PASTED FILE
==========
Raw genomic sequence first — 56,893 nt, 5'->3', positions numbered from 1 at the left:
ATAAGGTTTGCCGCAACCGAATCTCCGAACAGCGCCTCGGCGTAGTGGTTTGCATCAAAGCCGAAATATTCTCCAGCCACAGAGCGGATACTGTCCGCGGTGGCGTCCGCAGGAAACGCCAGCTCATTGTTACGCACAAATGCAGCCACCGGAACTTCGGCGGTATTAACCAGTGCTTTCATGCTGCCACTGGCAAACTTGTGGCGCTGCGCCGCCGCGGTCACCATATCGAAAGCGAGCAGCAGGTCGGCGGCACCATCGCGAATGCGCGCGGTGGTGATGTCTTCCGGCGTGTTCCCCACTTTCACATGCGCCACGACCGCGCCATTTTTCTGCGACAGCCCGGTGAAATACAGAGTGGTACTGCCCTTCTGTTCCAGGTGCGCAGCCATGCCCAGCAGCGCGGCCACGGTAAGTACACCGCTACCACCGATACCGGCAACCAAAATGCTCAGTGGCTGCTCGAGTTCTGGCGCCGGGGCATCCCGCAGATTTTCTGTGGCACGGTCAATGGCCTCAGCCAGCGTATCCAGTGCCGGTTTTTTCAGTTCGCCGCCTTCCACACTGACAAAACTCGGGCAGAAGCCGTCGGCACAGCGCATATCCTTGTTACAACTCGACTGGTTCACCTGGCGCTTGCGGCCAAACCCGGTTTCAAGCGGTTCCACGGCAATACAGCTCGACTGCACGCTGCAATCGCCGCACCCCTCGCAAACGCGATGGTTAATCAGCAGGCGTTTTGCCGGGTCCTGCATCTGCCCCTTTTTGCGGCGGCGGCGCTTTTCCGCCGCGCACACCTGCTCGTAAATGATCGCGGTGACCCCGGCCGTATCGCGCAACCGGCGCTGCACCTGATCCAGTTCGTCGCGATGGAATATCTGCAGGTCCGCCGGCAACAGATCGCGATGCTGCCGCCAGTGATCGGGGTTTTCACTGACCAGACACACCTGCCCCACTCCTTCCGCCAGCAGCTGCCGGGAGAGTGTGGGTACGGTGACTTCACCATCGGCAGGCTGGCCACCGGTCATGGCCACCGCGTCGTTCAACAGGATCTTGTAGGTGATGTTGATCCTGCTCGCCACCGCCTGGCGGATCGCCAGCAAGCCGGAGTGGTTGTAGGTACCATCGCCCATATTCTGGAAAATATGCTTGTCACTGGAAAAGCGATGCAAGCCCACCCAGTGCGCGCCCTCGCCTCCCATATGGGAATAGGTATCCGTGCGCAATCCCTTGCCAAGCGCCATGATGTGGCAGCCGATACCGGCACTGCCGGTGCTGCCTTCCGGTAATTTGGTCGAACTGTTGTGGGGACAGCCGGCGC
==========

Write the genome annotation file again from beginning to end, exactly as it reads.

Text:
Raw genomic sequence first — 56,893 nt, 5'->3', positions numbered from 1 at the left:
ATAAGGTTTGCCGCAACCGAATCTCCGAACAGCGCCTCGGCGTAGTGGTTTGCATCAAAGCCGAAATATTCTCCAGCCACAGAGCGGATACTGTCCGCGGTGGCGTCCGCAGGAAACGCCAGCTCATTGTTACGCACAAATGCAGCCACCGGAACTTCGGCGGTATTAACCAGTGCTTTCATGCTGCCACTGGCAAACTTGTGGCGCTGCGCCGCCGCGGTCACCATATCGAAAGCGAGCAGCAGGTCGGCGGCACCATCGCGAATGCGCGCGGTGGTGATGTCTTCCGGCGTGTTCCCCACTTTCACATGCGCCACGACCGCGCCATTTTTCTGCGACAGCCCGGTGAAATACAGAGTGGTACTGCCCTTCTGTTCCAGGTGCGCAGCCATGCCCAGCAGCGCGGCCACGGTAAGTACACCGCTACCACCGATACCGGCAACCAAAATGCTCAGTGGCTGCTCGAGTTCTGGCGCCGGGGCATCCCGCAGATTTTCTGTGGCACGGTCAATGGCCTCAGCCAGCGTATCCAGTGCCGGTTTTTTCAGTTCGCCGCCTTCCACACTGACAAAACTCGGGCAGAAGCCGTCGGCACAGCGCATATCCTTGTTACAACTCGACTGGTTCACCTGGCGCTTGCGGCCAAACCCGGTTTCAAGCGGTTCCACGGCAATACAGCTCGACTGCACGCTGCAATCGCCGCACCCCTCGCAAACGCGATGGTTAATCAGCAGGCGTTTTGCCGGGTCCTGCATCTGCCCCTTTTTGCGGCGGCGGCGCTTTTCCGCCGCGCACACCTGCTCGTAAATGATCGCGGTGACCCCGGCCGTATCGCGCAACCGGCGCTGCACCTGATCCAGTTCGTCGCGATGGAATATCTGCAGGTCCGCCGGCAACAGATCGCGATGCTGCCGCCAGTGATCGGGGTTTTCACTGACCAGACACACCTGCCCCACTCCTTCCGCCAGCAGCTGCCGGGAGAGTGTGGGTACGGTGACTTCACCATCGGCAGGCTGGCCACCGGTCATGGCCACCGCGTCGTTCAACAGGATCTTGTAGGTGATGTTGATCCTGCTCGCCACCGCCTGGCGGATCGCCAGCAAGCCGGAGTGGTTGTAGGTACCATCGCCCATATTCTGGAAAATATGCTTGTCACTGGAAAAGCGATGCAAGCCCACCCAGTGCGCGCCCTCGCCTCCCATATGGGAATAGGTATCCGTGCGCAATCCCTTGCCAAGCGCCATGATGTGGCAGCCGATACCGGCACTGCCGGTGCTGCCTTCCGGTAATTTGGTCGAACTGTTGTGGGGACAGCCGGCGC